In 2005, I wrote and released two books in my “How Do You Know He’s Real” series. They both feature incredible testimonies by celebrities from the worlds of sports and entertainment. Of course, personal experience is the best way to recognize God’s hand, but we also see His divinity in nature.
For a moment, picture yourself walking in a forest of pine trees in the north woods. Do you see the cardinals and the blue jays, the eagles and the hawks? Do you see the little chipmunks, rabbits, and squirrels scampering around on the ground? How about the majestic blue sky filled with billowy clouds and rays of sunshine. Then there is the fragrance in the air, that clean, earthy smell you only get away from civilization. Or picture yourself standing on a remote stretch of beach with the sand between your toes and the sea spray in your face. Perhaps you can see a dolphin jumping in the distance.
Look around and tell me what man-made things you see. None. All of this beauty came from God for our enjoyment. To think that some big bang happened one day and this all magically appeared is absolutely ridiculous.
Starting today, I will be blogging about some of these wonders. Here’s the first one (just taken outside my kitchen window).
Owls have always fascinated mankind. In some cultures, they are symbols of wisdom, but in others they signify death – probably because they are such extraordinary hunters.
There are at least 216 species of owls found around the world. They live on all continents except Antarctica and in a great variety of habitats; from dense forests to open prairies. The smallest owl in the world is the Least Pygmy Owl which stands only 4.5” tall. The largest owl in the world is believed to be the Eurasian Eagle Owl, which is nearly 28” tall.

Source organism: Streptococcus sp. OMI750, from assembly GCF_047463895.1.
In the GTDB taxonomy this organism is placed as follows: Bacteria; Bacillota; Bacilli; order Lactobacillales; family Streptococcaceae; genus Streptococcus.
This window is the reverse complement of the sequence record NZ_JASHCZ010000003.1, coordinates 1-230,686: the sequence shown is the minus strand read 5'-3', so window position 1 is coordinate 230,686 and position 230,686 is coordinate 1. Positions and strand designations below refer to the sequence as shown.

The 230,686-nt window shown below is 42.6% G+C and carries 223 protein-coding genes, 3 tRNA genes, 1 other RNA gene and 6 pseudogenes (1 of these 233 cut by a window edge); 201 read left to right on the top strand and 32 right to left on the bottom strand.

Probably the most spectacular feature of an owl is its eyes. An Owl’s eyes are large in order to improve their efficiency, and these nocturnal creatures have extraordinary night vision. Their eyes are so well developed, in fact, that they don’t have eyeballs like ours, but actually elongated tubes. An owl cannot move its eyes; it can only look straight ahead. To make up for the inconvenience, an owl can turn its head up to 270 degrees left to right and 90 degrees up and down.
Because owls are generally active at night, they also have a highly developed auditory system. The ears are located at the sides of the head, behind the eyes, with one often higher than the other. An owl locates its prey by listening for movements in leaves, foliage, and even snow. When a noise is heard, the owl is able to tell its direction because of the minute time difference in which the sound is perceived in the left and right ears. The predator then turns its head so the sound arrives at both ears simultaneously and knows the prey is right in front of it. Owls can detect a left/right time difference of about 0.00003 seconds (30 millionths of a second!).
The owl is just one of God’s amazing creations—stay tuned for many more!